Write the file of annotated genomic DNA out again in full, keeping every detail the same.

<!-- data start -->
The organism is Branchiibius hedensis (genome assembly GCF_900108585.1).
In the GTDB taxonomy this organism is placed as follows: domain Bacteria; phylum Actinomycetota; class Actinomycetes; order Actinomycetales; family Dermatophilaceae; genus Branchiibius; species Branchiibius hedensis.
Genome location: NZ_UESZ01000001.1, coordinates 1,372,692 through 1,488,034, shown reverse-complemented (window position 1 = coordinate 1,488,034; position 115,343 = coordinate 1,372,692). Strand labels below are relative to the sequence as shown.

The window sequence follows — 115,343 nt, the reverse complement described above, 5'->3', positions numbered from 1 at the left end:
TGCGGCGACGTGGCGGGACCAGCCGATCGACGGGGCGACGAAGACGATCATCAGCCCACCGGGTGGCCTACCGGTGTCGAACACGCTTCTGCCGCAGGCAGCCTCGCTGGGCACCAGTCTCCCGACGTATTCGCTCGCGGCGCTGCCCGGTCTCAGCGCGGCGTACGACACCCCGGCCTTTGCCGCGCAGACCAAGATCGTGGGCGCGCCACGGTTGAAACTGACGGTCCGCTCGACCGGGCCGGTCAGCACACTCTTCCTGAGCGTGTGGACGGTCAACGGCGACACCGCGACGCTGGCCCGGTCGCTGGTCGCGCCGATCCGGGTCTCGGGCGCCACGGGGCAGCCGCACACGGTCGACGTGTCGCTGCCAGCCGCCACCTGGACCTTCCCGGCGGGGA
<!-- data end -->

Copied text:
The organism is Branchiibius hedensis (genome assembly GCF_900108585.1).
In the GTDB taxonomy this organism is placed as follows: domain Bacteria; phylum Actinomycetota; class Actinomycetes; order Actinomycetales; family Dermatophilaceae; genus Branchiibius; species Branchiibius hedensis.
Genome location: NZ_UESZ01000001.1, coordinates 1,372,692 through 1,488,034, shown reverse-complemented (window position 1 = coordinate 1,488,034; position 115,343 = coordinate 1,372,692). Strand labels below are relative to the sequence as shown.

The window sequence follows — 115,343 nt, the reverse complement described above, 5'->3', positions numbered from 1 at the left end:
TGCGGCGACGTGGCGGGACCAGCCGATCGACGGGGCGACGAAGACGATCATCAGCCCACCGGGTGGCCTACCGGTGTCGAACACGCTTCTGCCGCAGGCAGCCTCGCTGGGCACCAGTCTCCCGACGTATTCGCTCGCGGCGCTGCCCGGTCTCAGCGCGGCGTACGACACCCCGGCCTTTGCCGCGCAGACCAAGATCGTGGGCGCGCCACGGTTGAAACTGACGGTCCGCTCGACCGGGCCGGTCAGCACACTCTTCCTGAGCGTGTGGACGGTCAACGGCGACACCGCGACGCTGGCCCGGTCGCTGGTCGCGCCGATCCGGGTCTCGGGCGCCACGGGGCAGCCGCACACGGTCGACGTGTCGCTGCCAGCCGCCACCTGGACCTTCCCGGCGGGGA